Chris O. Cook, To Lose & To Pretend, Brooklyn Arts Press, 2008
In Chris O. Cook’s first book, called To Lose & To Pretend, published by Williamsburg’s own Brooklyn Arts Press, the poet creates a collection of poems that are perfectly suited for subway rides. The brief passages are at times funny, at times ambivalent, turning from contemporary cynicism to a world-weary romanticisim that lends itself to depicting the poignancy of everyday crap. That’s meditations on shitty summers and bad jobs, old girlfriends, and meaningless personal flailing, grasping at shreds of nostalgia-inducing pop culture names and places but ultimately only holding on to the feeling of loss.
Cook takes himself seriously in a sort of melancholic way, puffed up with his own emotions but with enough scarring humility to know that poetry is kind of masturbatory, such florid self-expression is fun and all, but its utility is always under doubt within To Lose & To Pretend. Meditative and abstract and yet inexorably tied to the details, real or imagined, of life, Cook writes in a way that both pulls in and pushes away. Take this passage from “Simony Says”:
This summer’s shaping up to be great
-ly like the last one — funny web animations & exhaustion;
John playing the fascist in front of strangers, replete with opera;
Scott rubbing his ass on the TV when a judge show comes on.
Ghostwise, I know John isn’t crazy, or at least not lying.
This is the guy who leaves whole bottles of potcheen behind my plants,
touched my arm & told me not to worry about the ‘60s so much.
Stuff happens to everyone and it’s not particularly special, but everyone’s mundanity is unique. Cook doesn’t try to make any grand pronouncements about the state of life or the state of love, it’s more like the state of him staring at a blank page, starting out the window and waiting for another moment to happen. His poems occur in thoughtful lulls, creating interior spaces that the poet refers to as blank, empty parking lots. The metaphor is appropriate for Cook’s dull eloquence and relentless infinity-mirror reflection. From “I Summoned Am to Tourney”:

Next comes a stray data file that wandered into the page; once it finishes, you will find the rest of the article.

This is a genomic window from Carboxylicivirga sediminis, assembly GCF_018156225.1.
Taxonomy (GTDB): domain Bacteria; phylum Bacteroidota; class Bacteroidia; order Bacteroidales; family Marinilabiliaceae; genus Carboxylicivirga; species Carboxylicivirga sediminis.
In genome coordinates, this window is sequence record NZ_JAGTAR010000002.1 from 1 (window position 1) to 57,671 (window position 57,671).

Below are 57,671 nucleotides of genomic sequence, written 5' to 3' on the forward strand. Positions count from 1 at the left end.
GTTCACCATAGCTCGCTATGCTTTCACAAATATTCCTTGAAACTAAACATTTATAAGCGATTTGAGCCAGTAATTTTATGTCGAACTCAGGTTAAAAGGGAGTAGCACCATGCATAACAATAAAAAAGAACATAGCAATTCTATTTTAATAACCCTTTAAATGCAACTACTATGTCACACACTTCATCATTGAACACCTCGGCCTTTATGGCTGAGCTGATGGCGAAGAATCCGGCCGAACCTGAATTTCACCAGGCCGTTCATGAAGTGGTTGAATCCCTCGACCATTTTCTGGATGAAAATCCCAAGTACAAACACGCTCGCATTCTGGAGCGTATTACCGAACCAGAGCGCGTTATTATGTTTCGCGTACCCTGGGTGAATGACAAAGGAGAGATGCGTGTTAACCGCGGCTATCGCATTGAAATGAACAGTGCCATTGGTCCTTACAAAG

The “blue van” was a myth, but that dream where I’m Hamlet
except the audience has it memorized & yells over me
was real — a real dream. It’s now officially a moral obligation to hate
people with talent. If I’d had the slightest idea that Girls
Gone Wild was a thing you could invent, I’d have invented it —
but you know, nice. Is this every struggle ever?
Literary becomes life becomes low pop culture, but it’s really all the same. Nothing is really worth getting excited over. Yet that doesn’t make Cook sedated — his written pace is skittering and smooth, rhythmic like a good pop hook or a stutter like rap. I’m kind of reminded of indie rock band The Hold Steady at times, name-dropping Iowa City and the “Last Thanksgiving Before Turning Twenty-Seven.” And that appeals to me. Yet for all the dirtying influence of pop, Cook is still a formalist. His lines twist around eachother and have a way of investing even the most nondescript details with a hard-edged, dry sparkle.
So it’s good reading for the subway because these small moments of not-enlightenment end up becoming chances for self-reflection. Like staring into a mirror and examining your own flaws and accomplishments and scores minutely, Cook’s poems know the interiors as well as the exteriors of things.
Chris O. Cook’s To Lose & To Pretend is available from Brooklyn Arts Press. I highly recommend it for the young anomie in your life. Give it for Christmas, if they care.
As arts communities around the world experience a time of challenge and change, accessible, independent reporting on these developments is more important than ever.
Please consider supporting our journalism, and help keep our independent reporting free and accessible to all.